A new version of the bill will be introduced in the 2016 legislative session, Boyack said and both he and Sen. Madsen are excited to share what is being planned.

Thursday’s forum is free for the public to attend though online preregistration is requested. Full versions of all the forums are available on YouTube.


Ed. note: The fourth and final substitute of SB 259, the Medical Cannabis Bill, failed in the Utah Senate 14-15 on March 9. Southern Utah Sens. David Hinkins and Steve Urquhart voted in favor of the bill while Sens. Ralph Okerlund and Evan Vickers voted against it, although Okerlund voted in favor of the second substitute bill earlier, on March 3 vote – which also failed. The bill never made it to the Utah House of Representatives.

Read more: Senate kills medical cannabis bill


St. George News Editor-in-Chief Joyce Kuzmanic contributed to this report.

Event details

  • What: Medical Cannabis in Utah: St. George Public Forum
  • When: July 16, 7 p.m.
  • Where: Dixie Center St. George, 1835 S. Convention Center Drive, St. George
  • Cost: Free
  • Additional information: Register here

Resources

  • Medical Cannabis in Utah: St. George Public Forum | Facebook event page
  • Medical Cannabis in Utah: Law Enforcement, Criminal Justice and Banking Regulations | Watch the forum on YouTube
  • Medical Cannabis in Utah: Healing, Curing, and Alleviating Medical Conditions with Cannabis | Watch the forum on YouTube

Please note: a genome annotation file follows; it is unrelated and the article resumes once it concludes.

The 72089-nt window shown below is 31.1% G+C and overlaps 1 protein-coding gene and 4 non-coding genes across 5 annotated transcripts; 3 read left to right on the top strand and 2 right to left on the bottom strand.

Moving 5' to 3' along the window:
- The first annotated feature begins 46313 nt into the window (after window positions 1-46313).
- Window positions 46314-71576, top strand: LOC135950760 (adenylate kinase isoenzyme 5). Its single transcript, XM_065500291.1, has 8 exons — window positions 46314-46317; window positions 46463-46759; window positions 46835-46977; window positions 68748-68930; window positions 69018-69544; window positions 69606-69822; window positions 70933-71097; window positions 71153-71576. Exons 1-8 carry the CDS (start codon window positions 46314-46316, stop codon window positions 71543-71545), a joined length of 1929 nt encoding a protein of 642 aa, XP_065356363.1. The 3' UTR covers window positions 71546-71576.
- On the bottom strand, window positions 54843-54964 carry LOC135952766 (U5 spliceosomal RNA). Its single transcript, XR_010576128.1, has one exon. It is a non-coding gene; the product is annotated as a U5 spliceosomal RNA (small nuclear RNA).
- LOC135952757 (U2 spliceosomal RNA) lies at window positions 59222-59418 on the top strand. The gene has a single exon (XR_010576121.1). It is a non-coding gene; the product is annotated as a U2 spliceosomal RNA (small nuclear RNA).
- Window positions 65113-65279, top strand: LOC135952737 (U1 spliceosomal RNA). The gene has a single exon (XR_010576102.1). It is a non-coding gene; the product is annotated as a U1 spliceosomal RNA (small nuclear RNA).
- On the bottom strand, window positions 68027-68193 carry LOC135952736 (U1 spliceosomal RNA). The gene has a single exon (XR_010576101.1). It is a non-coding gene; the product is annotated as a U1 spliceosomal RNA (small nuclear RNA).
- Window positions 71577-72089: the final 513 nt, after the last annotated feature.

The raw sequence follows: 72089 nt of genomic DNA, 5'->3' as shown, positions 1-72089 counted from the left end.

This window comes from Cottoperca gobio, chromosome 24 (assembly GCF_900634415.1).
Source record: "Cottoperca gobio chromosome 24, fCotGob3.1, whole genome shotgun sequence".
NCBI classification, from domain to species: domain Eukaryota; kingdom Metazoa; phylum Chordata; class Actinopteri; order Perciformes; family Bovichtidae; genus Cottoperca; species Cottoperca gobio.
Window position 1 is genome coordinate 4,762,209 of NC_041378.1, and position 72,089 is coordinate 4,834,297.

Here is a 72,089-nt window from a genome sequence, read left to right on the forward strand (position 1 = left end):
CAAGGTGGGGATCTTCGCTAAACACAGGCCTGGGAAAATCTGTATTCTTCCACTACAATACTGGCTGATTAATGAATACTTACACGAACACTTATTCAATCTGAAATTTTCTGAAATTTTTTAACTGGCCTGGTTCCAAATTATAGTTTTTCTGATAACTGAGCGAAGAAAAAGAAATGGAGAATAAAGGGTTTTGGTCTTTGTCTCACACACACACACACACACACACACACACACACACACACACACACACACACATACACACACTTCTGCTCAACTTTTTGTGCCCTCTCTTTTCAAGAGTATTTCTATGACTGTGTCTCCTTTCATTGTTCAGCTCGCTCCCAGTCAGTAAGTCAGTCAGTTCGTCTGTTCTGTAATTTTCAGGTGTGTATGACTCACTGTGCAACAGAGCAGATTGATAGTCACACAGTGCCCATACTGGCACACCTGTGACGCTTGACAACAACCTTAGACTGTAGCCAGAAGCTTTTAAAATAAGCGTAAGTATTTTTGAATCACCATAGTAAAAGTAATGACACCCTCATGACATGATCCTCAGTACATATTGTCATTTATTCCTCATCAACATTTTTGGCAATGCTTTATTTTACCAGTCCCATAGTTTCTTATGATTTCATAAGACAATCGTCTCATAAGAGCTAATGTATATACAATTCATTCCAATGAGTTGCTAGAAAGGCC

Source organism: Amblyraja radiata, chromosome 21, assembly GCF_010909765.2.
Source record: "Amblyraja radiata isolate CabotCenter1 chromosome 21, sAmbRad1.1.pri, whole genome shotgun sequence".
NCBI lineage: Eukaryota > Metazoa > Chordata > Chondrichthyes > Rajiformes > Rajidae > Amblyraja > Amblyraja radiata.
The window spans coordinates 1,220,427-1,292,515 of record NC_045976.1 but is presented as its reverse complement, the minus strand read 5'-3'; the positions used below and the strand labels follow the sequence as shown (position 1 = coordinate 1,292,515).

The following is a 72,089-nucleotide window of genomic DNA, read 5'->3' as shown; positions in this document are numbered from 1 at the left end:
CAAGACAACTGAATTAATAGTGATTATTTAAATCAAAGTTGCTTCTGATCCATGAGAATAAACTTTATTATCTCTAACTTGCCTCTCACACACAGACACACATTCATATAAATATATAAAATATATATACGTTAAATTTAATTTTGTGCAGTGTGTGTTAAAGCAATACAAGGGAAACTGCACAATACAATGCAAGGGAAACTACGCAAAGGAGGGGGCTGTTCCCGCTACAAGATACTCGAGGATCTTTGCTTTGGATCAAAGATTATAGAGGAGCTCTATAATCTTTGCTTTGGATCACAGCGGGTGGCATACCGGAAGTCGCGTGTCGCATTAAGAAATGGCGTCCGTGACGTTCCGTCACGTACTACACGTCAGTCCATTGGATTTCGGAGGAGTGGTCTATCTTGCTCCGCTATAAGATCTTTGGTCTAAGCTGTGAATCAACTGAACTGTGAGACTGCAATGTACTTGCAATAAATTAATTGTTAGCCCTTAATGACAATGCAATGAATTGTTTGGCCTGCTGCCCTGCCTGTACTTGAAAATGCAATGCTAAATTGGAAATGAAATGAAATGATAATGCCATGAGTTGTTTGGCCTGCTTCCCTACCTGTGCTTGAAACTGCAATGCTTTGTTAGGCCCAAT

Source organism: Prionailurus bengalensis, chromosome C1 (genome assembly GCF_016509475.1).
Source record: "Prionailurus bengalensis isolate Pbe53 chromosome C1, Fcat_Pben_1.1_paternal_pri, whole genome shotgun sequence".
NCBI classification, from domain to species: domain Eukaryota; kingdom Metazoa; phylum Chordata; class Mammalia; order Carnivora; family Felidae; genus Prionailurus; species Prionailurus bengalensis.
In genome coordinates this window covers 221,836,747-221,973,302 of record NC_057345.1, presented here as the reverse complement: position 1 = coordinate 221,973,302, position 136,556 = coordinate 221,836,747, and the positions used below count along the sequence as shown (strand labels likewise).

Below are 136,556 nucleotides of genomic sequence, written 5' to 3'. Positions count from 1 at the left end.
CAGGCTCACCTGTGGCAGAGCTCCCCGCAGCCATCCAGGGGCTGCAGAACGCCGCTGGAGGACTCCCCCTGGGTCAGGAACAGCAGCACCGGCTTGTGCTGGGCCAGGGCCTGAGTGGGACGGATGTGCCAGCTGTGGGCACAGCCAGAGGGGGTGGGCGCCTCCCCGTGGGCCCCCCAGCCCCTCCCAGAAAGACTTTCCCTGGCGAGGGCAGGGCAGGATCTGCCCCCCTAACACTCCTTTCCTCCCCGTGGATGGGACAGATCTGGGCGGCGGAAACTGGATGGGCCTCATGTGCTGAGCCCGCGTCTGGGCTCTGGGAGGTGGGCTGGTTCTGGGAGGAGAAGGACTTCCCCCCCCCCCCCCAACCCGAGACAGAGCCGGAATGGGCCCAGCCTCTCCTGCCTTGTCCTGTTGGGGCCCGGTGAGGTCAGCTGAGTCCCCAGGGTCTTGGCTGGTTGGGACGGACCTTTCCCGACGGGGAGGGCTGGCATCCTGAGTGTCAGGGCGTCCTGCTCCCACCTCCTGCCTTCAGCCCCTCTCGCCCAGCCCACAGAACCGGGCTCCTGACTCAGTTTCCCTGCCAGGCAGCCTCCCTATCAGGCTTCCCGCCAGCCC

Related posts

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Twitter: @STGnews

Copyright St. George News, SaintGeorgeUtah.com LLC, 2015, all rights reserved.

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5 Comments

  • Brian July 13, 2015 at 12:24 pm

    If you look at the wording of the poll 72% in no way represents the reality of how people in Utah feel about legalizing pot, or the reality in states that have legalized pot. They left out several questions: “Do you realize that anyone who coughs in the presence of their doctor is given a medical marijuana card in Vegas?”, “Do you realize that pot today has up to 10 times the THC of the pot smoked by Ed Kociela in the 60’s?”, and “Do you realize that pot saps you of your motivation to do just about anything productive?”. See http://www.mensfitness.com/nutrition/what-to-eat/unkind-buds-why-pot-turns-you-into-a-slacker and http://www.livescience.com/37889-marijuana-users-lack-motivation.html. Ironic that smoking dope saps you of dopamine…